Consumer pessimism eased in September especially in the last half of the month according to the consumer sentiment index which finished the month at 59.4 vs 57.8 at mid-month and 55.7 at month-end August. The 1.6 point gain in the month-end to mid-month September comparison implies a 61.0 reading for the last two weeks of the month. Though higher than the shock-infested month of August, this reading, which is barely above 60, is the weakest since the recession period of early 2009.
In contrast to the consumer confidence report that was released Tuesday, today's report shows improvement, not deterioration, in the assessment of current conditions. The assessment of future conditions improved in both this and the consumer confidence report. Both surveys also show an easing in inflation expectations with one-year expectations in this report at 3.3 percent vs 3.7 percent at mid-month and 3.5 percent at month-end August. Five-year inflation expectations are 2.9 percent, down one tenth from mid-month and unchanged from month-end August.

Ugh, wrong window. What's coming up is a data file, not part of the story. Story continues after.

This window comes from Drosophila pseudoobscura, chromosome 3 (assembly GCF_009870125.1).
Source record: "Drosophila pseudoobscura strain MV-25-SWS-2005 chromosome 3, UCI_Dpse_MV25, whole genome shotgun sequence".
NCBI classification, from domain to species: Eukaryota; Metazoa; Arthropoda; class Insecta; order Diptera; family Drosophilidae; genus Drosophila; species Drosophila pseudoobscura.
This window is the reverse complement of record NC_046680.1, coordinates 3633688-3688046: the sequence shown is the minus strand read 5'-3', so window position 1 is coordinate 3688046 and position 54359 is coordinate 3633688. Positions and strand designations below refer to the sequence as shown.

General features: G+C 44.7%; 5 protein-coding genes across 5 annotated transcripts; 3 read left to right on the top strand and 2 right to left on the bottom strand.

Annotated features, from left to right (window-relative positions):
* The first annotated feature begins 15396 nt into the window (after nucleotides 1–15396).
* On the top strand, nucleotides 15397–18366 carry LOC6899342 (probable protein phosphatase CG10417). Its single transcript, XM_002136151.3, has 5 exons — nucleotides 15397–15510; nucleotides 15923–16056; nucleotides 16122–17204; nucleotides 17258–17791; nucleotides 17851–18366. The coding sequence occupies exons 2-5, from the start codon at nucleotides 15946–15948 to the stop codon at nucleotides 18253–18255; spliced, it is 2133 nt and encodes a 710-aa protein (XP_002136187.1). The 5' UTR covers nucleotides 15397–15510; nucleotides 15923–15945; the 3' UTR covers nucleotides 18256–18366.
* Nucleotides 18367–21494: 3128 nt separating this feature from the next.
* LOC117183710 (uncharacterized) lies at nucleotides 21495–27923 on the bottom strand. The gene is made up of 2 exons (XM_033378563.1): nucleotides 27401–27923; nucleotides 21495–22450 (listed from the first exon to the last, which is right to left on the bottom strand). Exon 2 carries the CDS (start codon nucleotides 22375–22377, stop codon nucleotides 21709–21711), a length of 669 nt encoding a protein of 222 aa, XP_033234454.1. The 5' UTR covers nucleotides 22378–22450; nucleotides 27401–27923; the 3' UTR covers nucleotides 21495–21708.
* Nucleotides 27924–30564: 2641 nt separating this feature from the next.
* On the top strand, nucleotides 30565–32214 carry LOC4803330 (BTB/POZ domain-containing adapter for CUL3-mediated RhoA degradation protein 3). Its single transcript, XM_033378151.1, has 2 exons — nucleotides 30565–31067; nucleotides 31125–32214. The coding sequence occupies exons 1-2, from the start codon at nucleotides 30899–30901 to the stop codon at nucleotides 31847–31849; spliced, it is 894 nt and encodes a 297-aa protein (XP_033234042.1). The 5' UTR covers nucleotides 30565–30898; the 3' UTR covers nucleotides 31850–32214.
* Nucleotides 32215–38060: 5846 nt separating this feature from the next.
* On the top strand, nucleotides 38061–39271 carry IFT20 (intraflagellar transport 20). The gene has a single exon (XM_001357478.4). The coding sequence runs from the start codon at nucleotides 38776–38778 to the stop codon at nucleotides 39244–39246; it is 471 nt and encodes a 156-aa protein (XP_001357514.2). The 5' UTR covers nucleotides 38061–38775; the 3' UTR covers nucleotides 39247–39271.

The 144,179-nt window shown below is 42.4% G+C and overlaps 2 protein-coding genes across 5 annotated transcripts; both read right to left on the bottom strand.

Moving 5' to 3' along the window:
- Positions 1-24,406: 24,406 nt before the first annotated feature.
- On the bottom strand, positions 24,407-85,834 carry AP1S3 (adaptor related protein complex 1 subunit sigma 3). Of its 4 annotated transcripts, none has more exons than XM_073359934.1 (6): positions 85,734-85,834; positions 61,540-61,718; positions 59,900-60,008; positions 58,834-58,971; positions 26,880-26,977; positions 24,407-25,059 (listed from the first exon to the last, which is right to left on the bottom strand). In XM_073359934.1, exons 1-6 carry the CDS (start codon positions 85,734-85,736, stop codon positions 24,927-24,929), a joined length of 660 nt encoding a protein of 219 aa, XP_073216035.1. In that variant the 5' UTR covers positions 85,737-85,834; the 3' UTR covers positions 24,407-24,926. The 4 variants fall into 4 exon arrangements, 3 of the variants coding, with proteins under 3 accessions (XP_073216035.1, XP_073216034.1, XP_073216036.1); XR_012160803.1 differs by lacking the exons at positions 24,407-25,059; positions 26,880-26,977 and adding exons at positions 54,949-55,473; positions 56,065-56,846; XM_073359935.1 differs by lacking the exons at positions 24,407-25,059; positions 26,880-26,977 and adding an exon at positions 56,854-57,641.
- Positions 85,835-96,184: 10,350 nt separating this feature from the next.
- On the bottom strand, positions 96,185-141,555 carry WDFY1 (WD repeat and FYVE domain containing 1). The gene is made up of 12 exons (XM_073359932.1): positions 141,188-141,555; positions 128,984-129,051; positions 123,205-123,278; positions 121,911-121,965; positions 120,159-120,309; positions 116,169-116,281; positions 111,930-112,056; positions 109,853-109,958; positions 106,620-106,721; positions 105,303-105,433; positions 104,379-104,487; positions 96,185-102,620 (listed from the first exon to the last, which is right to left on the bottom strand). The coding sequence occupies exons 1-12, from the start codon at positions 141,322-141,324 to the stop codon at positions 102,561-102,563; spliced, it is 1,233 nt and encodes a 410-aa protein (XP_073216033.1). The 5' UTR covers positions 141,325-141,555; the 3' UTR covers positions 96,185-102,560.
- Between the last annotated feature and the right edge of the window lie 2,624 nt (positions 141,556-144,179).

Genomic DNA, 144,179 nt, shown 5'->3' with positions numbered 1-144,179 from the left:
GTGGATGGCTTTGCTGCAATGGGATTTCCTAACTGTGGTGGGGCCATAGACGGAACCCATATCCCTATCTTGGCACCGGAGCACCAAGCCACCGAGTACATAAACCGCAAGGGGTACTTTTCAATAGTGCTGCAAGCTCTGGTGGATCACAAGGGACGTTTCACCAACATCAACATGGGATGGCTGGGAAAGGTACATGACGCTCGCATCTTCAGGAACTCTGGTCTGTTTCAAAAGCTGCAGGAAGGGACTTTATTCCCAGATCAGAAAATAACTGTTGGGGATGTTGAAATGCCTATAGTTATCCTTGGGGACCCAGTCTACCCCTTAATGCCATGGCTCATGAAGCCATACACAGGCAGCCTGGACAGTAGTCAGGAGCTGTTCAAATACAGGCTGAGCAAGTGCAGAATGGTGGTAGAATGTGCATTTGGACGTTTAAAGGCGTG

August, as illustrated by this morning's personal income & spending report, proved to be an unusually difficult month for the consumer and subsequent improvement, though welcome, isn't a surprise. The consumer is still facing an uphill battle. The stock market is mildly trimming losses following the report.
Market Consensus before announcement
The Reuter's/University of Michigan's consumer sentiment index rose to 57.8 for the mid-September reading from 55.7 for the final for August. Improvement came from the current conditions component which gained to 74.5 from 68.7 at the end of August. Unfortunately, the consumer expectations component, in a reflection of the weak jobs market and recent trouble in the financial markets, is at the lowest point since the Iranian hostage and oil crisis more than 30 years ago.